Ansel looked up towards the great mountain, and the collection of stone and thatch houses that nestled in its embrace. A chill made him shiver, but he shook it off. The order of inquisitors was founded on rationality – science above superstition. He wanted to trust them. He should trust the men who had burned his mother.

The mood amongst the men was foul. Many of them sported injuries from the attack the night before. The trick of placing iron in the doorways seemed to have kept the spirits away in the grey of dawn, although several had emerged from shadowy corners of the hold, and one forgotten doorway in the Storm Lotus. At least no one had died in the morning twilight. A watch had been posted, and this time they had been prepared. If anyone could be prepared for such a thing.

Ezra was walking next to him, which meant the rest of the men were keeping their distance. The young inquisitors’ cheeks were red with sun and exertion and his eyes sombre as he, likewise surveyed the landscape ahead.

“You will see,” he said, quietly.


“The savages,” Ansel said. “They are not warlike.”

“War-like is forgivable,” said Ezra, his mouth a hard line. “We are war-like. But we do not worship demons.”

 Ansel opened his mouth to argue, and then shut it. The inquisitors would see for themselves. 

They arrived a short while later.

Once more a small crowd of savages assembled to greet them. This time there was less excitement, presumably they were recognised from the day before. There seemed to be some sort of festival in progress. There was dancing and music in the town square, children ran here and there laughing with delicious smells hanging in the air. The little girl who had given Ansel the sweet bun skipped over to him. She stared up at him, and stood, shyly scratching the dirt with one foot.

“Oh hello,” Ansel said with a broad grin. He bent down on one knee so he was at her level, settling his arquebus to one side. It was awkward kneeling with a sword but he was rewarded with a squeal of happiness. “Hello!” he said again.

“Hello!” echoed the little girl, to Ansel’s delight. He looked around for Ezra, wanting to call him over, but his friend was far on the other side of the town square, staring at the dancers. How wonderful if he could teach the savages some Lochlanach.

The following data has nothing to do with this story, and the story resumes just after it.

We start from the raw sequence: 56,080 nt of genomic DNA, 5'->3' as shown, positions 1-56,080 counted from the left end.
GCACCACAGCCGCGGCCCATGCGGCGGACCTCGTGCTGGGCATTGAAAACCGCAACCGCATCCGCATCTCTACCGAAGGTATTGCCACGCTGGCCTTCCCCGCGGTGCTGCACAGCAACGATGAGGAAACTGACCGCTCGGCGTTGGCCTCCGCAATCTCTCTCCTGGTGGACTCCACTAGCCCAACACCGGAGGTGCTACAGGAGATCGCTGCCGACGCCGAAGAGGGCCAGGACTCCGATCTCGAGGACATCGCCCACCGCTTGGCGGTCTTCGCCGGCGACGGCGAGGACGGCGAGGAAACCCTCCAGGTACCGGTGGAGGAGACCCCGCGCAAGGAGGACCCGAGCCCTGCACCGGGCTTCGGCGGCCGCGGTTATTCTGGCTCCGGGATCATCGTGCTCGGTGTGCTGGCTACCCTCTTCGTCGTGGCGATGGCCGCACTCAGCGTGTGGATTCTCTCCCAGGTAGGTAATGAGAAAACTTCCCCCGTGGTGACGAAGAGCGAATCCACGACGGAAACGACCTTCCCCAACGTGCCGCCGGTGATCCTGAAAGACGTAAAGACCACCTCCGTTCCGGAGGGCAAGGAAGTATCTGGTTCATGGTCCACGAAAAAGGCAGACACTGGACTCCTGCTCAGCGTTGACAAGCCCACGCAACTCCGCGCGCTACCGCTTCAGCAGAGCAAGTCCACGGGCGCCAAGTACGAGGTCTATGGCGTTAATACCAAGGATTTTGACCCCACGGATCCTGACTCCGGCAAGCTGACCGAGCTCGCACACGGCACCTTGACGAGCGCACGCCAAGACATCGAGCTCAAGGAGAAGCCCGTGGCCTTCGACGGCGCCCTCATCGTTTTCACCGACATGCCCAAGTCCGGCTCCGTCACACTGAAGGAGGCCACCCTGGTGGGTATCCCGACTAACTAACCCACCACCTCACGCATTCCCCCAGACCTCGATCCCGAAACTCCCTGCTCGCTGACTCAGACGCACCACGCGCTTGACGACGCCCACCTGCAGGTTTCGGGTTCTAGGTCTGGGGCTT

“Hello!” he said, again. The little girl watched him thoughtfully for a few seconds, then her face split in a grin. She was missing her front teeth.

“Dydh da!” she said.

Ansel repeated the sounds carefully, and was rewarded with a smile like the sun coming up. She dashed away, and for a moment Ansel thought he had scared her, but she arrived back as quickly as she had come towing an even smaller, grubby little boy behind her. He had the same blond mop of curls and dark brown skin that she did.  

“Your brother?” he asked. She babbled at him happily. The little boy stared up at Ansel with wide brown eyes and, open mouth. Then he stuffed his thumb in there, sucking vigorously.

“Dydh da!” said Ansel to him. The little boy was so amazed his thumb dropped away. “Ansel,” said Ansel, pointing to himself. “Ansel. My name is Ansel.”

“Ansel!” she piped.

“Yes!” he said, delighted. Then he pointed to the little girl. “What is your name?”

“Ansel!” she cried.

“No, no,” he said, and pointed to himself once again. “Me Ansel. I’m Ansel.” He poked her gently with his index finger. “You...?”


“Is your name Kerra?” he asked with a smile, and the little girl laughed in delight.

“Kerra!” she cried. “Dydh da, Ansel!” She pushed her brother forward. “Clem!” she declared, and made a face, wafting her hand in front of her nose. Ansel laughed, sitting back on his heels. He turned his head, searching for Ezra, for anyone to share in his joy.